In my job, I have to keep track of the law with regard to employment in Catholic schools and other Catholic organizations. I frequently get phone calls from such organizations when they are interested in terminating their employment of someone, for any number of reasons. I give them my opinion on whether they may face a lawsuit or whether they will be liable to pay unemployment compensation. Naturally, every case is different, and my opinions vary with the facts. The law that gets applied varies with the facts also.
One recent Supreme Court of the United States (SCOTUS) employment law case that has made national news is known as the Hosanna-Tabor case. It was a rare unanimous (9-0) decision by the Court, which came down on January 11, 2012. The Court said that a religious organization, like the Lutheran school in the case, can decide for itself which of its employees are ministers and, thus, who falls within the ministerial exception and is not subject to anti-discrimination laws.
Naturally, there are always nuances to every SCOTUS opinion. Lawyers talk about the "four-corners" of a case, which basically means that the law gets applied only to, and the judge or jury's decision should be based upon, the facts as they occurred in the case. If a later, similar fact-pattern in another case does not fall within the four-corners, then it may warrant a different decision.
The Hosanna-Tabor decision most surely will be put to the test in the next year or so. There are two cases in the news that have the potential to fall between the cracks and require a separate analysis of their facts. The Court's decision may come down differently if the case reaches that level.
The first is a case out of Dallas that involves a volleyball coach who got pregnant out of wedlock. The Christian school where she was employed invoked the morals clause in its employment contract with her and fired her. She seemed surprised that this was done. She has an attorney and is mulling over a lawsuit because she no longer has health insurance and is in her third trimester of pregnancy. There are so many things that I could say about this, but for now I will refrain, other than to say Good for the school. Religious organizations have been bullied into silence for far too long.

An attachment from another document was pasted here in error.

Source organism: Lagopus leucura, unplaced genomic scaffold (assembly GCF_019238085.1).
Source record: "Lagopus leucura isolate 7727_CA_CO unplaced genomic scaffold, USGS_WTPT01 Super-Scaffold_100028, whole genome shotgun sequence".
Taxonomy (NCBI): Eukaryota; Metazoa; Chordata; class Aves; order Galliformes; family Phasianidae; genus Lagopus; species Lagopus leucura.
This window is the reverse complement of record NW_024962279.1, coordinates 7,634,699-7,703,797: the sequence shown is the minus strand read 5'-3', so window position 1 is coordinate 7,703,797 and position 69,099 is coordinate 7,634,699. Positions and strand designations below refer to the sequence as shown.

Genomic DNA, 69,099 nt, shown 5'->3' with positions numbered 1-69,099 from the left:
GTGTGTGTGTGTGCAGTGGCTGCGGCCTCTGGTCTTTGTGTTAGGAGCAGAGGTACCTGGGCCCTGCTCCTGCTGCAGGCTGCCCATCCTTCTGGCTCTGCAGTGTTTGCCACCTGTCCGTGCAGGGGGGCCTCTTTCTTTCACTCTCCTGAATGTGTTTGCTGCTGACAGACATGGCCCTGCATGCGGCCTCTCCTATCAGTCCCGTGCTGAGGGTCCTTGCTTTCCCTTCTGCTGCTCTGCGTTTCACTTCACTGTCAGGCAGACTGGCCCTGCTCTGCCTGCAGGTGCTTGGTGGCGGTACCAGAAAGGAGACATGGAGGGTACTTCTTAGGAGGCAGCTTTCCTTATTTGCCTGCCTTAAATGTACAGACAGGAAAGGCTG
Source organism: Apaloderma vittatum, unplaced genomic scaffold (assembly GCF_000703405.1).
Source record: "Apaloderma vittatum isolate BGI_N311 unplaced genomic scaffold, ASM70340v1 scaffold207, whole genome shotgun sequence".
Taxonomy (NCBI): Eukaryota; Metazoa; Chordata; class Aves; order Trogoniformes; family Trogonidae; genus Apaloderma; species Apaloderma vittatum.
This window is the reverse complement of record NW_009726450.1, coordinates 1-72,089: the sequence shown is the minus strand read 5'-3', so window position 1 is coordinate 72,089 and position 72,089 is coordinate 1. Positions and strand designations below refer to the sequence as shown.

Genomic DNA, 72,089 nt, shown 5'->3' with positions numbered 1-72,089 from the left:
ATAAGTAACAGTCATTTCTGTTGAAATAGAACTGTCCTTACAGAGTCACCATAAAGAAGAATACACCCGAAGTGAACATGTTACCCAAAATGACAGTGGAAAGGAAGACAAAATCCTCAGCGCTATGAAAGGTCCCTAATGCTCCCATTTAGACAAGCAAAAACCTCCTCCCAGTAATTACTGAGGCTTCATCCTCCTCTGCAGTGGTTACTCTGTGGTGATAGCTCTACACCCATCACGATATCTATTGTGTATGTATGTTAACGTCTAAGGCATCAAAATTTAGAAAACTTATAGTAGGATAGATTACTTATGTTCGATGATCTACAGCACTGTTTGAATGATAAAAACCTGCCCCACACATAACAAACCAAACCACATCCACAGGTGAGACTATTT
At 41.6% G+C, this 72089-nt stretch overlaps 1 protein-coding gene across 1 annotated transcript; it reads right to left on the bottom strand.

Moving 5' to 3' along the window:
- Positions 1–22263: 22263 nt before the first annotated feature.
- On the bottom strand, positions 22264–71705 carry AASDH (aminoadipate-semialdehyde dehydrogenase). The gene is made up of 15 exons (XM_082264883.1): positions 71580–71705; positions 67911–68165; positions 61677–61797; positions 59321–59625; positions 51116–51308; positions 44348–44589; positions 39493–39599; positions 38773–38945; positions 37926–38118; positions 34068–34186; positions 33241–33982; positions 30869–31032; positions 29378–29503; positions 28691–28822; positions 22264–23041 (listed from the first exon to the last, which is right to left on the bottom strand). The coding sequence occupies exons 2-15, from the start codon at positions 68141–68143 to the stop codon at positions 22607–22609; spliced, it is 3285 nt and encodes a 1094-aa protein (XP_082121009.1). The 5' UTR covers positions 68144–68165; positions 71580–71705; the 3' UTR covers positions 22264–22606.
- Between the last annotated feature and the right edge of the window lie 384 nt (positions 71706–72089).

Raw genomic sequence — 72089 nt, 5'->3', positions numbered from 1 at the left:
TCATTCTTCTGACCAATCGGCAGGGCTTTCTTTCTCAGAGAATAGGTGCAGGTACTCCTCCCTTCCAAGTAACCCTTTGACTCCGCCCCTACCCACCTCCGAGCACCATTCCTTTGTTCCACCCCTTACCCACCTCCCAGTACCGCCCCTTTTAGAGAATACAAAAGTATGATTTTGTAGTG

The second case that will get more air time in coming months, and which has already merited a troubling decision from a Cincinnati judge, is that of a Catholic school teacher who was fired because she got artificially inseminated and is unmarried. One interesting facet of this case is that there are so many various media spins on the story. Take for example, the British secular version of the events.
Note to Readers: Don't just zip over the links here. Go to them and read through these stories, as it is a lesson in how the media can persuade and influence public opinion on a case by slanting the story to suit their desired outcome.
Now, compare this nominally Catholic version of the same events, and notice how the writer comes out scolding the school for--in the writer's skewed vision--not practicing what it preaches.
Then, for a third take on this Ohio story, read the Motley Monk's view on it. (I started following him tonight, as he has some great posts.) It is refreshing for me to see a Catholic religious who has conservative CATHOLIC values at heart.
I just find it so unsavory to read stories where writers try to lay a guilt trip (read "bully-bashing") on Catholic employers for enforcing the beliefs of the Faith. On the one hand, last year the federal government told two Catholic universities that they are not Catholic enough (St. Xavier and Manhattan College), but then when Catholic schools stick to their Catholic beliefs, they are told they are not Christ-like enough. It's time to stop trying to please everyone. As the old saying goes, If you don't stand for something, you will fall for anything.